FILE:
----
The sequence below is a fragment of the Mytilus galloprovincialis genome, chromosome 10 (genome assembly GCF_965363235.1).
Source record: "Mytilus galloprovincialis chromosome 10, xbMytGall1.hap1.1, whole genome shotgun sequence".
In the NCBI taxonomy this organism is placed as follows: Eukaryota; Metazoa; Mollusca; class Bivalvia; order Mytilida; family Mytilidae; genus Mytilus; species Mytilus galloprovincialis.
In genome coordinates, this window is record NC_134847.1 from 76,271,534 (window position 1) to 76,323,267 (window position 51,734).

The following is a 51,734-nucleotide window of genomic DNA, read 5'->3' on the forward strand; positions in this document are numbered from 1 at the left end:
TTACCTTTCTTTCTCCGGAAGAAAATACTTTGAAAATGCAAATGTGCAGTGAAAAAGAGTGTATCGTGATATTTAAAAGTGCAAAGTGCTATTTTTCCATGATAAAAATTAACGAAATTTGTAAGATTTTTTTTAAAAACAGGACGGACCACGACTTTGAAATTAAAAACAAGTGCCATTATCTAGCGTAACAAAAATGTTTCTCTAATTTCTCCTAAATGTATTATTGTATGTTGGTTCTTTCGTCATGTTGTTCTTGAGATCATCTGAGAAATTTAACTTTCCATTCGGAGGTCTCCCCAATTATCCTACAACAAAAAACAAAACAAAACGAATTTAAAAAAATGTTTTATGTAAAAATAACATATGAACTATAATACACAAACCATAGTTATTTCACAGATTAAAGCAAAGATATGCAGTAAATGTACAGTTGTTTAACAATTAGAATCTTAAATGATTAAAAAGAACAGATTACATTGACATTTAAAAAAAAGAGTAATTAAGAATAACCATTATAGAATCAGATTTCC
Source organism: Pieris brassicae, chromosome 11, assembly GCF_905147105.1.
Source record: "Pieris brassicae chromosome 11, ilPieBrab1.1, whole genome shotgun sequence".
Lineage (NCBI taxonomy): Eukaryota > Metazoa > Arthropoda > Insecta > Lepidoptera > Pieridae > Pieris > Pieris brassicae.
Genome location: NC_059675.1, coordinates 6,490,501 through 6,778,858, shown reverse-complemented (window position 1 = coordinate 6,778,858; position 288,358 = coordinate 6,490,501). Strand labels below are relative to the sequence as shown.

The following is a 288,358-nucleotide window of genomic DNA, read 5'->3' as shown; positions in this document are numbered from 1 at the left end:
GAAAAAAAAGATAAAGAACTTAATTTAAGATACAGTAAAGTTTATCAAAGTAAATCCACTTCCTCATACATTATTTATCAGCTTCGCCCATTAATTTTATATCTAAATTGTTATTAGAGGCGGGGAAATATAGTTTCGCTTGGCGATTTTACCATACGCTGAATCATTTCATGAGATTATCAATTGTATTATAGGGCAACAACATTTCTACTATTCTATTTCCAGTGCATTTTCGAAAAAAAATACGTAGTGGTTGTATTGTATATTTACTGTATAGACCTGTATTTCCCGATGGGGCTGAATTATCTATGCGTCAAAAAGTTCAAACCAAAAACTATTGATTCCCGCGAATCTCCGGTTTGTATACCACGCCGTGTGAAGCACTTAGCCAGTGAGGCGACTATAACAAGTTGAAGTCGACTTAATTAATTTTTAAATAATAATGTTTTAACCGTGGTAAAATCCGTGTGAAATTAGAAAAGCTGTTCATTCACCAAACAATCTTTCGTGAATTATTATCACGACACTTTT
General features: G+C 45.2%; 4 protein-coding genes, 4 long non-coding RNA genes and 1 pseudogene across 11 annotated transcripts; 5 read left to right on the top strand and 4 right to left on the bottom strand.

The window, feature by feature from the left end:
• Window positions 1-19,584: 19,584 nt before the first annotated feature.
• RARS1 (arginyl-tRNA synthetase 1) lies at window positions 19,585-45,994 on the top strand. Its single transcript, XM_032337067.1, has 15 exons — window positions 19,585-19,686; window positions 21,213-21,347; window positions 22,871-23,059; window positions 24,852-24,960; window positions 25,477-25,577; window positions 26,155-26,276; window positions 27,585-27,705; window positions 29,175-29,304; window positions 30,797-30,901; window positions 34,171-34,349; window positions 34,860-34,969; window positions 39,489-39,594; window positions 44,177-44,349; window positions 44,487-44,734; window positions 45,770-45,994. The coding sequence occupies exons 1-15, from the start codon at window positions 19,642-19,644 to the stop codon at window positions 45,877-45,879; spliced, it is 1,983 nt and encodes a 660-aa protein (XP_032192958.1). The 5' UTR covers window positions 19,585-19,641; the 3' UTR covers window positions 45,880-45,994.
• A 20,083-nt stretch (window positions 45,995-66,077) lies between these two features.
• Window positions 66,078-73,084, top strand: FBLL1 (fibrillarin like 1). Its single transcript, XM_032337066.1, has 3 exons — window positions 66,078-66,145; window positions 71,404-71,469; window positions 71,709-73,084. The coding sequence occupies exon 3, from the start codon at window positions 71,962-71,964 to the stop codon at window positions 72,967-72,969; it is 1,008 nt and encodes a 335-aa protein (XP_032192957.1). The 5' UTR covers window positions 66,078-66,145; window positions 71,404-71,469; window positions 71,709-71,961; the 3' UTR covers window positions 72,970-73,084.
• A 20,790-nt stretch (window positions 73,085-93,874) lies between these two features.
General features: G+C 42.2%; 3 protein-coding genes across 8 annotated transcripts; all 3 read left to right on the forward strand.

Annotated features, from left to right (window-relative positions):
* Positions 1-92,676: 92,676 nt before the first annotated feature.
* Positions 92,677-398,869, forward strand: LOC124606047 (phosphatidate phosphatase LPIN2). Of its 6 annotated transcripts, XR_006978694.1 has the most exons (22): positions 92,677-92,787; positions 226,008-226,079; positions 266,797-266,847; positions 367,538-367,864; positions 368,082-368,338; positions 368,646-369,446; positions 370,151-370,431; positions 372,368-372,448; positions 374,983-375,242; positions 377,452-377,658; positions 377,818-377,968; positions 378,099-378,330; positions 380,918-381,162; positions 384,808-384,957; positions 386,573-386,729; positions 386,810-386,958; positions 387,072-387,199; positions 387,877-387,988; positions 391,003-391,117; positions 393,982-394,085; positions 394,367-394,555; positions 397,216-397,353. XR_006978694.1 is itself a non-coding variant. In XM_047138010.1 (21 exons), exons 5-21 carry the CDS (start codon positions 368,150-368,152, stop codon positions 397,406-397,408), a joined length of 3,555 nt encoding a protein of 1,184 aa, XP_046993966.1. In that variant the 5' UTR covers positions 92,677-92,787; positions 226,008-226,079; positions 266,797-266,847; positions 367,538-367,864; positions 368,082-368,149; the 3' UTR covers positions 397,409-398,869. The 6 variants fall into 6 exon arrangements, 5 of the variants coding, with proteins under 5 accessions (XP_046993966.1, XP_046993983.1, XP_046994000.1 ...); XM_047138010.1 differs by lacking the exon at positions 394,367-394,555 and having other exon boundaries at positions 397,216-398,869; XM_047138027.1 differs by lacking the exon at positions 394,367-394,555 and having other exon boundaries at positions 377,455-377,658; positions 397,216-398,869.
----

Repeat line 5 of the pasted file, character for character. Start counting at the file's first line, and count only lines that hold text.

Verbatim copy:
The following is a 51,734-nucleotide window of genomic DNA, read 5'->3' on the forward strand; positions in this document are numbered from 1 at the left end: